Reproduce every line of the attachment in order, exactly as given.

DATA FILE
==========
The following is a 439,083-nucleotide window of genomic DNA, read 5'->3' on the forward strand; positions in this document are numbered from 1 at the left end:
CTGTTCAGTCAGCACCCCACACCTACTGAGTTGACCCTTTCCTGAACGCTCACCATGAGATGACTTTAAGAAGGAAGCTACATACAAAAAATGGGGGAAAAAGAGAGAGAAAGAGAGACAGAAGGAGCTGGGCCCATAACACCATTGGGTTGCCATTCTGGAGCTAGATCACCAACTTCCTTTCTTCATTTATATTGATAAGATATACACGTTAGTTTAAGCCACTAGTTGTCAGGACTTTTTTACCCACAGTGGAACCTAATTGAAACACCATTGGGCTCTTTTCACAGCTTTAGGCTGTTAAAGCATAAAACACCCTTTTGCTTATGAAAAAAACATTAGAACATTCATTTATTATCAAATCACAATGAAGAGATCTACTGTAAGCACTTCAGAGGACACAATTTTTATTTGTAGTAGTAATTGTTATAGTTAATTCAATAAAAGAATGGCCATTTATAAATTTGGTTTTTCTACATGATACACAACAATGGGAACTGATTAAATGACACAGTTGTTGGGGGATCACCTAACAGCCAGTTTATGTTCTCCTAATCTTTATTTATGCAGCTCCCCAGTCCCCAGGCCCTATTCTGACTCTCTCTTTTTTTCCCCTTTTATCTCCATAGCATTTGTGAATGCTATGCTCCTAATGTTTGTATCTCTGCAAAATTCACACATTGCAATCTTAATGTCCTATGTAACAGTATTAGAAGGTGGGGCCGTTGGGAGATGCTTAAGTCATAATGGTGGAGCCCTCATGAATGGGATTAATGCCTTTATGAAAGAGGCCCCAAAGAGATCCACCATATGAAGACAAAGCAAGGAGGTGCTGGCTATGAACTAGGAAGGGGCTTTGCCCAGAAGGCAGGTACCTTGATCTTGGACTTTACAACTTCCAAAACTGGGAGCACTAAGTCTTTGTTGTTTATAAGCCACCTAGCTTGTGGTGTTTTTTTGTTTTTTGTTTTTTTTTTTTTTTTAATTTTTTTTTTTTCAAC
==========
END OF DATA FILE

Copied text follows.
The following is a 439,083-nucleotide window of genomic DNA, read 5'->3' on the forward strand; positions in this document are numbered from 1 at the left end:
CTGTTCAGTCAGCACCCCACACCTACTGAGTTGACCCTTTCCTGAACGCTCACCATGAGATGACTTTAAGAAGGAAGCTACATACAAAAAATGGGGGAAAAAGAGAGAGAAAGAGAGACAGAAGGAGCTGGGCCCATAACACCATTGGGTTGCCATTCTGGAGCTAGATCACCAACTTCCTTTCTTCATTTATATTGATAAGATATACACGTTAGTTTAAGCCACTAGTTGTCAGGACTTTTTTACCCACAGTGGAACCTAATTGAAACACCATTGGGCTCTTTTCACAGCTTTAGGCTGTTAAAGCATAAAACACCCTTTTGCTTATGAAAAAAACATTAGAACATTCATTTATTATCAAATCACAATGAAGAGATCTACTGTAAGCACTTCAGAGGACACAATTTTTATTTGTAGTAGTAATTGTTATAGTTAATTCAATAAAAGAATGGCCATTTATAAATTTGGTTTTTCTACATGATACACAACAATGGGAACTGATTAAATGACACAGTTGTTGGGGGATCACCTAACAGCCAGTTTATGTTCTCCTAATCTTTATTTATGCAGCTCCCCAGTCCCCAGGCCCTATTCTGACTCTCTCTTTTTTTCCCCTTTTATCTCCATAGCATTTGTGAATGCTATGCTCCTAATGTTTGTATCTCTGCAAAATTCACACATTGCAATCTTAATGTCCTATGTAACAGTATTAGAAGGTGGGGCCGTTGGGAGATGCTTAAGTCATAATGGTGGAGCCCTCATGAATGGGATTAATGCCTTTATGAAAGAGGCCCCAAAGAGATCCACCATATGAAGACAAAGCAAGGAGGTGCTGGCTATGAACTAGGAAGGGGCTTTGCCCAGAAGGCAGGTACCTTGATCTTGGACTTTACAACTTCCAAAACTGGGAGCACTAAGTCTTTGTTGTTTATAAGCCACCTAGCTTGTGGTGTTTTTTTGTTTTTTGTTTTTTTTTTTTTTTTAATTTTTTTTTTTTCAAC